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A Canadian dollar is pictured in January, 2015.

Jonathan Hayward/The Canadian Press

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A former Goldman Sachs economist has proposed a new method for judging fair value for the loonie, so of course it's time to test it out.

The spot oil price and relative bond yields have been the best indicators of the Canadian dollar's price movements in recent years. Josh Crumb, founder and chief strategy officer for financial technology firm GoldMoney Inc. and formerly a senior metals strategist at Goldman Sachs, argues that the long-term outlook for crude prices, not the spot price, is a key driver.

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In short, here's what I've found: Mr. Crumb is right and we now have an important new benchmark for the Canadian dollar.

I've noted previously that relative bond yields – the Canadian two-year bond yield minus the two-year U.S. Treasury yield – have been the most powerful determinant of the loonie's value in the past three years. This remains the case as the relationship between this two-year spread and the dollar remains extremely close according to correlation calculations.

Thanks to Mr. Crumb, the discovery for me is that the price of five-year oil futures is a better indicator of changes in the loonie's value than the spot crude price. The difference is very slight, making it difficult to display with charting, but fascinating nonetheless.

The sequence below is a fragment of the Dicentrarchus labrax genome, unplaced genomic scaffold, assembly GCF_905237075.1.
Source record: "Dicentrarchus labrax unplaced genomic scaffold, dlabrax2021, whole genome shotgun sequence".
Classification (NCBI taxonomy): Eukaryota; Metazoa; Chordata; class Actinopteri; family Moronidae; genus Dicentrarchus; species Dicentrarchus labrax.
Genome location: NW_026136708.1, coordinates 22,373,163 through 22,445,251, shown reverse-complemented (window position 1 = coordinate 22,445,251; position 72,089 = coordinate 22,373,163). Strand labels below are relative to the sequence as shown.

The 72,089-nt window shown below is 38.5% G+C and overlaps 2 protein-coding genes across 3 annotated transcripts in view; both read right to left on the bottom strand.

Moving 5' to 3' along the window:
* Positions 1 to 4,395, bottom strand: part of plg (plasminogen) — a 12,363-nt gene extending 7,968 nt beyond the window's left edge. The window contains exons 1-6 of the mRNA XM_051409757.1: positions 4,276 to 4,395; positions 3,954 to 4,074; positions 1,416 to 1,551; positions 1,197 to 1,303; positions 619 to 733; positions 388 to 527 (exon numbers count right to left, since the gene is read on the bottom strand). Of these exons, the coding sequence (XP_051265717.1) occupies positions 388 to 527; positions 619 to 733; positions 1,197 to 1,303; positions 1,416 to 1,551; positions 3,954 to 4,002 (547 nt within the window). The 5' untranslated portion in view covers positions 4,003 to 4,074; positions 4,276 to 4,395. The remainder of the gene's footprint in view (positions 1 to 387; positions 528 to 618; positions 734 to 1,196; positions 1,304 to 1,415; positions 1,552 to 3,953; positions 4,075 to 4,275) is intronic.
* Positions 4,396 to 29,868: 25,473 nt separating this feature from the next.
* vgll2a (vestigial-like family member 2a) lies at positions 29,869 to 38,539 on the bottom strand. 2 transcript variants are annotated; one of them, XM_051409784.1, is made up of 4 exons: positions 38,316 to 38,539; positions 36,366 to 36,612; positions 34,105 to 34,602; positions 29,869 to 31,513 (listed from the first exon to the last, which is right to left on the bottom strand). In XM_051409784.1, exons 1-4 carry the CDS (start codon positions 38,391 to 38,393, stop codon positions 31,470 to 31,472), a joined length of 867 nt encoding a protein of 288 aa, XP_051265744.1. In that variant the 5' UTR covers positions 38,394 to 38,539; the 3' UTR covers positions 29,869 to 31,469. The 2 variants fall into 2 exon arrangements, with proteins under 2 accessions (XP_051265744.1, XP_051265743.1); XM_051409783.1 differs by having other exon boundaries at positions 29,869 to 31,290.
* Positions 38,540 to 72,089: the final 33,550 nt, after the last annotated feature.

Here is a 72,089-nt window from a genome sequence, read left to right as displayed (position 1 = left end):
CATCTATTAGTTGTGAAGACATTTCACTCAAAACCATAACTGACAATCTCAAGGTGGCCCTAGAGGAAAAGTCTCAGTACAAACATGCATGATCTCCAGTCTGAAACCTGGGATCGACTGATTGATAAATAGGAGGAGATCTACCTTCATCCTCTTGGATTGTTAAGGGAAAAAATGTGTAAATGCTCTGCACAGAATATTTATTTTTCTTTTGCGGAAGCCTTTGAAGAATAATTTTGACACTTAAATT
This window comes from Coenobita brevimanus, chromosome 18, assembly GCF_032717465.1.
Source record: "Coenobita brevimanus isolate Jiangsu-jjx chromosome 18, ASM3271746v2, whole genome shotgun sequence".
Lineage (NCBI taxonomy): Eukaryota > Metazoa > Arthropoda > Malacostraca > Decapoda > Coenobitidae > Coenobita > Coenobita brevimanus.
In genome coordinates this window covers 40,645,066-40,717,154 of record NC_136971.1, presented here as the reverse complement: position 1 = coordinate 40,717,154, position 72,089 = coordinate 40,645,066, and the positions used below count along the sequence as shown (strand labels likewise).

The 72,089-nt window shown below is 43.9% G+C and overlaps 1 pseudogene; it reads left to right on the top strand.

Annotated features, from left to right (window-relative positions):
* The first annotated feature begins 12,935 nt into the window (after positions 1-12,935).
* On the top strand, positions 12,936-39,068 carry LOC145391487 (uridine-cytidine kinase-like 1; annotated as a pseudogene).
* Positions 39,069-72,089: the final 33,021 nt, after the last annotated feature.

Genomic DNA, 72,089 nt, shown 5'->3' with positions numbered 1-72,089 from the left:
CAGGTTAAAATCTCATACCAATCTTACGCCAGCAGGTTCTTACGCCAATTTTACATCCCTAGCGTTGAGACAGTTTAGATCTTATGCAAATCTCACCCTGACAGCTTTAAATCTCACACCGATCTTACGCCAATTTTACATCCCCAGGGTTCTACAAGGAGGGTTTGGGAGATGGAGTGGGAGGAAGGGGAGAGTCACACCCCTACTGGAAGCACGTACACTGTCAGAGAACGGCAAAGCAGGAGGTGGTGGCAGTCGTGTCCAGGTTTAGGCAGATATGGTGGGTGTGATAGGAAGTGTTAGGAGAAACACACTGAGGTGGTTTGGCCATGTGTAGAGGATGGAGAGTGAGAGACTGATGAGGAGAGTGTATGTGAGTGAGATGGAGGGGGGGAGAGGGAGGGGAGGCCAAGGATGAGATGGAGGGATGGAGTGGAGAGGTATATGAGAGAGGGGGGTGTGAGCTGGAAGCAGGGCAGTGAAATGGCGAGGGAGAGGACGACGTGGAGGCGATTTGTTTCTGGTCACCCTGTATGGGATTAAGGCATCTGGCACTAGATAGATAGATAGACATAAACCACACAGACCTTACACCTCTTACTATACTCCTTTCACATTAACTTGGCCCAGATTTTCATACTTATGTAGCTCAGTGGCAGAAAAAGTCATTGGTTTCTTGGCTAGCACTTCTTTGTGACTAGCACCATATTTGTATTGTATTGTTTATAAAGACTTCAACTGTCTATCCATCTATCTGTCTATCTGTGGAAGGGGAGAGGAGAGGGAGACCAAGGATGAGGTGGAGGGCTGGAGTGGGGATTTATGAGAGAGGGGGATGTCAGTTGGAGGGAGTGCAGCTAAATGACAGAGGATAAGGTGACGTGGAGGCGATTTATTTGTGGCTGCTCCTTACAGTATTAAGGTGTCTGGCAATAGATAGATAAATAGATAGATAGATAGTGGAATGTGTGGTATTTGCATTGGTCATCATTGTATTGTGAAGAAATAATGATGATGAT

The correlation between the loonie and the thinly traded five-year oil future is higher than with the loonie and the spot oil price. This is extremely surprising given the market's general short-term focus, perhaps best exemplified by rabid interest in quarter-over-quarter corporate profit growth.

Mr. Crumb believes that because the five-year futures markets are dominated by highly informed oil producers, hedging future sales rather than hedge funds and speculators, and less affected by short-term inventory issues, it is a better reflection of energy markets and the price outlook. This is why the connection between the futures markets and the Canadian dollar is so close.

Applying the new futures benchmark, I am now slightly more bearish on the loonie in the short term. In April, I noted that the Canadian dollar looked a bit undervalued relative to the oil price but overvalued based on bond yields. If I use the spot oil price the loonie would still look undervalued, but as shown in the first chart below, relative to the five-year crude futures price, the loonie is fairly valued. This means that the loonie is overvalued relative to bonds and fair value in terms of oil, which is less bullish for the currency.

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